You've worked with various luminaries. Do you harbour ambitions to collaborate with anyone else?
I'm sure I'd enjoy working with any of the musicians I admire but it's more exciting to feel that I've already found the people I want to work with. BJ Cole fits right in there. Chris Cutler is made for my stuff with his idiosyncratic, to put it mildly, approach to pop drumming. It's like adding percussion composition to a bluesy folk song. One of my favourite drummers of all time is Dave Mattacks, who is the genius of the empty space, how that can have a weight and a rhythmic swing to it just to leave the beat out. You feel it as if it's been thumping through your woofer. But Chris is a dazzling, encyclopaedic conversationalist. The studio time runs over bemuse it's so interesting hearing what he's talking about. He's played with John Greaves since they were children so they make a great rhythm section, unusual, quirky and very musical. I entertain the dream of doing a record where Fred Frith is in the producer's chair; Peter Holsapple too.

Do you think you've arrived at a practical part-time rate of making albums?
Oh, you mean I don't work hard enough? I think I am guilty of a dilettante relationship to songwriting and performing, no question about it. It's partly the exigencies of real life: I can't make a living from music and I've got this wonderful job as a cartoonist that takes up a lot of time. I'm getting a bit long in the tooth to gallivant around the world playing small gigs, sleeping on floors. At 45 it has less allure than it did when I was doing the same thing at 21. If there were a larger fanbase and I played bigger gigs for more money it'd make a difference but it's a labour of love, one can only afford such luxuries occasionally.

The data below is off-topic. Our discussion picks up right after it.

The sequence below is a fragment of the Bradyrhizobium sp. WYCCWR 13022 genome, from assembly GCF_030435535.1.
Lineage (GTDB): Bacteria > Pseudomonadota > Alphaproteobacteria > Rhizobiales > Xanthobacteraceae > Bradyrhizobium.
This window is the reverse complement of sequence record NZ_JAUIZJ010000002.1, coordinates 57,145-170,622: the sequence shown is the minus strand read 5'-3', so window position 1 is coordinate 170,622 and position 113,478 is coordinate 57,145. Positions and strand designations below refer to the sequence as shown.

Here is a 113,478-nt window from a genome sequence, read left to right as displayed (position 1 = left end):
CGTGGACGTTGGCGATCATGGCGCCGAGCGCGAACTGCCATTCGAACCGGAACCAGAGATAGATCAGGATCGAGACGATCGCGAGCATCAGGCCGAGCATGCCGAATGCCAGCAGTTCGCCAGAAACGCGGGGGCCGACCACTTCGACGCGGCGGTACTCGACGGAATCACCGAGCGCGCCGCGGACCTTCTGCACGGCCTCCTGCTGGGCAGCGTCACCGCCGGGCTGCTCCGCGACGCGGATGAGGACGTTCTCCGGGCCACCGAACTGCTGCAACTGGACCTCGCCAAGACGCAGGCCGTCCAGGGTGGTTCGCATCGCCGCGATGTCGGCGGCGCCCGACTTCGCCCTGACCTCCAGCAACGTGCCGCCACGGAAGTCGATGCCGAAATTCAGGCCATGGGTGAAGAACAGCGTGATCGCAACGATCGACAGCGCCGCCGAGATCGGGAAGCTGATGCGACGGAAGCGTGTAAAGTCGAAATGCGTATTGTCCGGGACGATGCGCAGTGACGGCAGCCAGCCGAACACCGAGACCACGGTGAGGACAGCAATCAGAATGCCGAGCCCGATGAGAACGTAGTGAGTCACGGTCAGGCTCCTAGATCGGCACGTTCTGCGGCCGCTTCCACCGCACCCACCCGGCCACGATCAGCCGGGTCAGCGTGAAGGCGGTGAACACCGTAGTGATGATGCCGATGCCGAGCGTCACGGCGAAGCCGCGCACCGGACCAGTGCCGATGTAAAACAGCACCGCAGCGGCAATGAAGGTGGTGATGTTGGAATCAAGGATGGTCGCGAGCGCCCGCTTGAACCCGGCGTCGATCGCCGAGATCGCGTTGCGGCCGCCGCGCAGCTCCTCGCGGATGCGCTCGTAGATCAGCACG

There's always a danger that the unsuccessful will make a fetish out of it and say, 'well, that's because we're so good.' I'm definitely guilty of that because I think the successful stuff invariably sucks—it's terrible! But it's a kind of snobbery; it's the opposite of Tony Parsons who makes half a million a year writing bullshit and saying the underground is for the unsuccessful, anything that's out of the usual is unsuccessful. We're both snobs, me and Tony. But I never saw any reason musicians—artists, writers, whatever—should expect to make a living from what they do. You're either driven to do it or—what? You're gonna complain that you're doing what you love to do? What's ghastly is the people who are rewarded are rewarded in such an over-the-top fashion... Phil Collins should be required by law to distribute 40 per cent of his income to unemployed musicians. He makes too much money for garbage, and people doing good work don't make anything. I'm not talking about myself here - I am rewarded exactly according to the quality of what I do. I make a good two thousand pounds a year from music and that's just about right—after 20 years in the business!